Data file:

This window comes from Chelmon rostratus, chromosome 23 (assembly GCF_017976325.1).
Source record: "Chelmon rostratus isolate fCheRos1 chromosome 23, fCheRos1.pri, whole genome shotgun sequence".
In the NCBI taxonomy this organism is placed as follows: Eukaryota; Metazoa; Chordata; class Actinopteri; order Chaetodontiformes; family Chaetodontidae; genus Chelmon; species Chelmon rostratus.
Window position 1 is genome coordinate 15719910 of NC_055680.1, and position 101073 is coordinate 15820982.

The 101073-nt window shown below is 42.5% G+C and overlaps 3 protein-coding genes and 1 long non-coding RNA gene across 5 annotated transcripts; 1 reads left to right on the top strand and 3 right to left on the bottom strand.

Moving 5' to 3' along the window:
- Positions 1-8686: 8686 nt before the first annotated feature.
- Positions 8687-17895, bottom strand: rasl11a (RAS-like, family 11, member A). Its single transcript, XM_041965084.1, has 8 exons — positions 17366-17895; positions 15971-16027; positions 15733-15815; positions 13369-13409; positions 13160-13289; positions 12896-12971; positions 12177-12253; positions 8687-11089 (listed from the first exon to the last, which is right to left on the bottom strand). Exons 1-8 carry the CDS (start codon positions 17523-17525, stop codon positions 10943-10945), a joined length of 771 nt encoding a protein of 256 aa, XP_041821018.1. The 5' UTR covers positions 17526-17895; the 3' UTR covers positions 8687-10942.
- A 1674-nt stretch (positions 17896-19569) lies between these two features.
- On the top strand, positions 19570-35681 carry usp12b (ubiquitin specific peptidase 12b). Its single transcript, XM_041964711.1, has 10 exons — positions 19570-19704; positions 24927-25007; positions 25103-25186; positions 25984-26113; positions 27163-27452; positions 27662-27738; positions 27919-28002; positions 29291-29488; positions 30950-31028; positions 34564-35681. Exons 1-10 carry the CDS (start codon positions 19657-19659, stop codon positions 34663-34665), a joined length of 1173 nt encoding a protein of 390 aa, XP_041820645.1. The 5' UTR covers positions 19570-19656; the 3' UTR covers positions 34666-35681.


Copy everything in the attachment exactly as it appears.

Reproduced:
This window comes from Chelmon rostratus, chromosome 23 (assembly GCF_017976325.1).
Source record: "Chelmon rostratus isolate fCheRos1 chromosome 23, fCheRos1.pri, whole genome shotgun sequence".
In the NCBI taxonomy this organism is placed as follows: Eukaryota; Metazoa; Chordata; class Actinopteri; order Chaetodontiformes; family Chaetodontidae; genus Chelmon; species Chelmon rostratus.
Window position 1 is genome coordinate 15719910 of NC_055680.1, and position 101073 is coordinate 15820982.

The 101073-nt window shown below is 42.5% G+C and overlaps 3 protein-coding genes and 1 long non-coding RNA gene across 5 annotated transcripts; 1 reads left to right on the top strand and 3 right to left on the bottom strand.

Moving 5' to 3' along the window:
- Positions 1-8686: 8686 nt before the first annotated feature.
- Positions 8687-17895, bottom strand: rasl11a (RAS-like, family 11, member A). Its single transcript, XM_041965084.1, has 8 exons — positions 17366-17895; positions 15971-16027; positions 15733-15815; positions 13369-13409; positions 13160-13289; positions 12896-12971; positions 12177-12253; positions 8687-11089 (listed from the first exon to the last, which is right to left on the bottom strand). Exons 1-8 carry the CDS (start codon positions 17523-17525, stop codon positions 10943-10945), a joined length of 771 nt encoding a protein of 256 aa, XP_041821018.1. The 5' UTR covers positions 17526-17895; the 3' UTR covers positions 8687-10942.
- A 1674-nt stretch (positions 17896-19569) lies between these two features.
- On the top strand, positions 19570-35681 carry usp12b (ubiquitin specific peptidase 12b). Its single transcript, XM_041964711.1, has 10 exons — positions 19570-19704; positions 24927-25007; positions 25103-25186; positions 25984-26113; positions 27163-27452; positions 27662-27738; positions 27919-28002; positions 29291-29488; positions 30950-31028; positions 34564-35681. Exons 1-10 carry the CDS (start codon positions 19657-19659, stop codon positions 34663-34665), a joined length of 1173 nt encoding a protein of 390 aa, XP_041820645.1. The 5' UTR covers positions 19570-19656; the 3' UTR covers positions 34666-35681.